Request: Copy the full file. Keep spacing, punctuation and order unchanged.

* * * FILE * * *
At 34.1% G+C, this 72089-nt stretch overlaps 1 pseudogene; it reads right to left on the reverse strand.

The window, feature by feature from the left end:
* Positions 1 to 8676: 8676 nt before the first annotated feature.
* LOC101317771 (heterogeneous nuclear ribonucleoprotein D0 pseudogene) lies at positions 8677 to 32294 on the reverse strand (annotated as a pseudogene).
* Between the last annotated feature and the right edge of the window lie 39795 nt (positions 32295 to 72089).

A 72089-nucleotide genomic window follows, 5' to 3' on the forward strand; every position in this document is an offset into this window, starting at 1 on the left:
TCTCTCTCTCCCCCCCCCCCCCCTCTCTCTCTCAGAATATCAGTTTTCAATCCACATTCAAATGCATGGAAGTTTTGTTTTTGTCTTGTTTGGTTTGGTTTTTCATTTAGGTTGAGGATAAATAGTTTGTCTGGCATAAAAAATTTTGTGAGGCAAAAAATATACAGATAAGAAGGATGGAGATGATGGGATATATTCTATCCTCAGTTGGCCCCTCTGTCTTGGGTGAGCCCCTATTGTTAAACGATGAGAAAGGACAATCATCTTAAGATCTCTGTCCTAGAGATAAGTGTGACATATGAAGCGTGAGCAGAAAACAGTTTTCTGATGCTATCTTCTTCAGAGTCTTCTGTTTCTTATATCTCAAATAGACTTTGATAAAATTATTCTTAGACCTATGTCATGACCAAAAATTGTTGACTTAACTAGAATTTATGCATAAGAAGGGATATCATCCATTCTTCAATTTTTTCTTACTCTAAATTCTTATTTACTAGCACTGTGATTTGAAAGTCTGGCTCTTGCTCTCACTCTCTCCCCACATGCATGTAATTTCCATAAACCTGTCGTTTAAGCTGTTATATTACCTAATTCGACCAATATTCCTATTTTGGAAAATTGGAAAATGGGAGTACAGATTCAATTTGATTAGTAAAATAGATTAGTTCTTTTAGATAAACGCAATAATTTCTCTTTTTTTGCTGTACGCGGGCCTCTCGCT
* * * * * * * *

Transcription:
At 34.1% G+C, this 72089-nt stretch overlaps 1 pseudogene; it reads right to left on the reverse strand.

The window, feature by feature from the left end:
* Positions 1 to 8676: 8676 nt before the first annotated feature.
* LOC101317771 (heterogeneous nuclear ribonucleoprotein D0 pseudogene) lies at positions 8677 to 32294 on the reverse strand (annotated as a pseudogene).
* Between the last annotated feature and the right edge of the window lie 39795 nt (positions 32295 to 72089).

A 72089-nucleotide genomic window follows, 5' to 3' on the forward strand; every position in this document is an offset into this window, starting at 1 on the left:
TCTCTCTCTCCCCCCCCCCCCCCTCTCTCTCTCAGAATATCAGTTTTCAATCCACATTCAAATGCATGGAAGTTTTGTTTTTGTCTTGTTTGGTTTGGTTTTTCATTTAGGTTGAGGATAAATAGTTTGTCTGGCATAAAAAATTTTGTGAGGCAAAAAATATACAGATAAGAAGGATGGAGATGATGGGATATATTCTATCCTCAGTTGGCCCCTCTGTCTTGGGTGAGCCCCTATTGTTAAACGATGAGAAAGGACAATCATCTTAAGATCTCTGTCCTAGAGATAAGTGTGACATATGAAGCGTGAGCAGAAAACAGTTTTCTGATGCTATCTTCTTCAGAGTCTTCTGTTTCTTATATCTCAAATAGACTTTGATAAAATTATTCTTAGACCTATGTCATGACCAAAAATTGTTGACTTAACTAGAATTTATGCATAAGAAGGGATATCATCCATTCTTCAATTTTTTCTTACTCTAAATTCTTATTTACTAGCACTGTGATTTGAAAGTCTGGCTCTTGCTCTCACTCTCTCCCCACATGCATGTAATTTCCATAAACCTGTCGTTTAAGCTGTTATATTACCTAATTCGACCAATATTCCTATTTTGGAAAATTGGAAAATGGGAGTACAGATTCAATTTGATTAGTAAAATAGATTAGTTCTTTTAGATAAACGCAATAATTTCTCTTTTTTTGCTGTACGCGGGCCTCTCGCT